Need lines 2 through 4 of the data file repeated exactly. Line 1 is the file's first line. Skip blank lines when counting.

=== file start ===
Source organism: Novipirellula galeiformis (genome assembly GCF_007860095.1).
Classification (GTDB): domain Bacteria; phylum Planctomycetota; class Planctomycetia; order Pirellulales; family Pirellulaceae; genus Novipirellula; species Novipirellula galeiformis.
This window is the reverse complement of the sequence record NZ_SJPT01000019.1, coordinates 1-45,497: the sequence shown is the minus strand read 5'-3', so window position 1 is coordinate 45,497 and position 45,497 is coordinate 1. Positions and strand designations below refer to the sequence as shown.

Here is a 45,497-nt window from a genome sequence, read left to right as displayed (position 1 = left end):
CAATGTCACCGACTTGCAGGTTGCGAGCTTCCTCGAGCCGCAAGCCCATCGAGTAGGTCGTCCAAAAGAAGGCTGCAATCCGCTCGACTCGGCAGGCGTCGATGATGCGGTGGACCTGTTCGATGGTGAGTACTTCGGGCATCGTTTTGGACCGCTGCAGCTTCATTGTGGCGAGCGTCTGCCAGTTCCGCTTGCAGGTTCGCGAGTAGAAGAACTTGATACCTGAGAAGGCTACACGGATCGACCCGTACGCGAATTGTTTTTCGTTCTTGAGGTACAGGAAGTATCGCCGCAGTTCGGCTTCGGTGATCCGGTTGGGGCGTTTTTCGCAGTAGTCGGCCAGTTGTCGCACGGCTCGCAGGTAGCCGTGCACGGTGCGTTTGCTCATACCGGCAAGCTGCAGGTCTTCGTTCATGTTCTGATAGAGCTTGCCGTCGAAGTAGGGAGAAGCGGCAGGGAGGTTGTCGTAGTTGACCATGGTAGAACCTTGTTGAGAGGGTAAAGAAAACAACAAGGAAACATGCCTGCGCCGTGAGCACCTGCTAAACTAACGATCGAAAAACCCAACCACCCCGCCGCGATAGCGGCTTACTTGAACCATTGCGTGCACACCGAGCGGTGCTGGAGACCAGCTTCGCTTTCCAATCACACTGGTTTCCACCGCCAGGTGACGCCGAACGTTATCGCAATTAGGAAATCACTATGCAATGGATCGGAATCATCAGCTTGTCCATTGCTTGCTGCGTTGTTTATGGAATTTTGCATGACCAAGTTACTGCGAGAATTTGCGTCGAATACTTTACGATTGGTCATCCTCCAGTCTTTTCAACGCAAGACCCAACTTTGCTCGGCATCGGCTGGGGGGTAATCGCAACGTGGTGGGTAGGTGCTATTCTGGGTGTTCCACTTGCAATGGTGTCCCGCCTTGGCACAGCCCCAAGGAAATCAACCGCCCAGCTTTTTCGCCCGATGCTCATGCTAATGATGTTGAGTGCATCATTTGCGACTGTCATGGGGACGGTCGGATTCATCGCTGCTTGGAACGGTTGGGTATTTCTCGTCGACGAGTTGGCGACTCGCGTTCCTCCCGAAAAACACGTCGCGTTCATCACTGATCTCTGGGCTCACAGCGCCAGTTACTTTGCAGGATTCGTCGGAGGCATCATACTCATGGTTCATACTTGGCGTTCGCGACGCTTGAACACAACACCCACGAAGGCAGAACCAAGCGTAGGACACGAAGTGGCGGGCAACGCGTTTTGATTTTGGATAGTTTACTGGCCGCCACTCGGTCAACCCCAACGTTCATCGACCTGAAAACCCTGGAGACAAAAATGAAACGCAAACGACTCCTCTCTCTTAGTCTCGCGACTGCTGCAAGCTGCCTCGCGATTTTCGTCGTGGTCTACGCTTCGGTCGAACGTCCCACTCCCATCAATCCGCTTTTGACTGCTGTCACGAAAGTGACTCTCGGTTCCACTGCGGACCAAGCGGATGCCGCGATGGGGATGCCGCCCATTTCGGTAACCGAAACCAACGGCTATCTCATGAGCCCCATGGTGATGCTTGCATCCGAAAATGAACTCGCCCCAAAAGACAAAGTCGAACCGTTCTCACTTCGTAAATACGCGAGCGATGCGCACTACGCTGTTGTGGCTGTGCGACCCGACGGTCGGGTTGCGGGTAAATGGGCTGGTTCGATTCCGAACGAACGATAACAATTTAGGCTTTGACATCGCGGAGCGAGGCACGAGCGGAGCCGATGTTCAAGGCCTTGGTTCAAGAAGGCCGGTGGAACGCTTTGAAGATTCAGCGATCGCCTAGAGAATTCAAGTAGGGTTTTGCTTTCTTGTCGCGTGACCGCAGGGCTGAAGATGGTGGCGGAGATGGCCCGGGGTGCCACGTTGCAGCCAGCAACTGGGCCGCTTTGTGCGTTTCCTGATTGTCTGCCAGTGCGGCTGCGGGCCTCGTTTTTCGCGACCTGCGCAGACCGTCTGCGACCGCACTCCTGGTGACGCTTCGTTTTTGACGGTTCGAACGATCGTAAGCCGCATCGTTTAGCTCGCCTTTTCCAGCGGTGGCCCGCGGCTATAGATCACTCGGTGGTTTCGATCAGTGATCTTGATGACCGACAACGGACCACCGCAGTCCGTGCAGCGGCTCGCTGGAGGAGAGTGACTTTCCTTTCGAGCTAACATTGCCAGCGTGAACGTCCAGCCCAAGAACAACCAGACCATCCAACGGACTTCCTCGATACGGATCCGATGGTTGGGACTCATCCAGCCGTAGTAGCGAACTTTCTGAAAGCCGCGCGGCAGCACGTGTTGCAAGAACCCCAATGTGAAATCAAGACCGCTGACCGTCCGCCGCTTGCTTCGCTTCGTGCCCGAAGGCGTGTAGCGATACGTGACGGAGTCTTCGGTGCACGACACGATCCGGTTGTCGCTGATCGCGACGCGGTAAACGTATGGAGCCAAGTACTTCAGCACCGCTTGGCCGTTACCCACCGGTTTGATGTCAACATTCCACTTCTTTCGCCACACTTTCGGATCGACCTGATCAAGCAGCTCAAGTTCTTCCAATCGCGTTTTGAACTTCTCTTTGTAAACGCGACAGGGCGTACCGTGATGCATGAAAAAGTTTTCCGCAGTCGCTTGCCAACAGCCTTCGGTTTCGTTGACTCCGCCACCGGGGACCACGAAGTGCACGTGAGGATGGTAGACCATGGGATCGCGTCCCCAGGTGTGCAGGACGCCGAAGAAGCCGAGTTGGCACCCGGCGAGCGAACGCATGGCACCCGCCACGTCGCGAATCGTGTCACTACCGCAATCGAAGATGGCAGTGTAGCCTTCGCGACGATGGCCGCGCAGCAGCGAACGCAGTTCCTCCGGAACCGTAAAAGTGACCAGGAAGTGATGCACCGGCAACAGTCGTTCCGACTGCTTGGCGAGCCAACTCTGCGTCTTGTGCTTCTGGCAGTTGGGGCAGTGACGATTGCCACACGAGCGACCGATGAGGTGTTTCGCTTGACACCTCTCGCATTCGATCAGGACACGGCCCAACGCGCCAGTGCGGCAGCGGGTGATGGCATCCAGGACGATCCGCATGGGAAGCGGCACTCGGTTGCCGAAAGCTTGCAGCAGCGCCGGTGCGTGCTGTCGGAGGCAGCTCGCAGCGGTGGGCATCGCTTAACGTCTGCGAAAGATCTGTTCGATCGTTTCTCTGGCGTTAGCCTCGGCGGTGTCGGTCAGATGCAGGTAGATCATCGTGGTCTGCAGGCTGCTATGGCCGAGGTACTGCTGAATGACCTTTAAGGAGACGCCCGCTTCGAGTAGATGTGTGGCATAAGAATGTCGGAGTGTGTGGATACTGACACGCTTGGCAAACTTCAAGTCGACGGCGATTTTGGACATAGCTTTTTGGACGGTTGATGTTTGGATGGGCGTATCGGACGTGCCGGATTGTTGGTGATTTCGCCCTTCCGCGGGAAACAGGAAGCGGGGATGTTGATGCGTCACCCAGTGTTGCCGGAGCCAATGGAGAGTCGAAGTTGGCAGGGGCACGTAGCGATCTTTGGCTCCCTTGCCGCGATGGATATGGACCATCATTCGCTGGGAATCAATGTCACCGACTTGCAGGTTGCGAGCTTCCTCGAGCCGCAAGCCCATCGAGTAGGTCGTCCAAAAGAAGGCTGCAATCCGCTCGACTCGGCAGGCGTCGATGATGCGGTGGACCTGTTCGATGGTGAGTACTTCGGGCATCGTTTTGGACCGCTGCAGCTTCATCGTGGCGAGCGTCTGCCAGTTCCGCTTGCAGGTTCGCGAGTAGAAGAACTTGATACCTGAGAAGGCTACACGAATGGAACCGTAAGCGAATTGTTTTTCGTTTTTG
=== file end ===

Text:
Classification (GTDB): domain Bacteria; phylum Planctomycetota; class Planctomycetia; order Pirellulales; family Pirellulaceae; genus Novipirellula; species Novipirellula galeiformis.
This window is the reverse complement of the sequence record NZ_SJPT01000019.1, coordinates 1-45,497: the sequence shown is the minus strand read 5'-3', so window position 1 is coordinate 45,497 and position 45,497 is coordinate 1. Positions and strand designations below refer to the sequence as shown.

Here is a 45,497-nt window from a genome sequence, read left to right as displayed (position 1 = left end):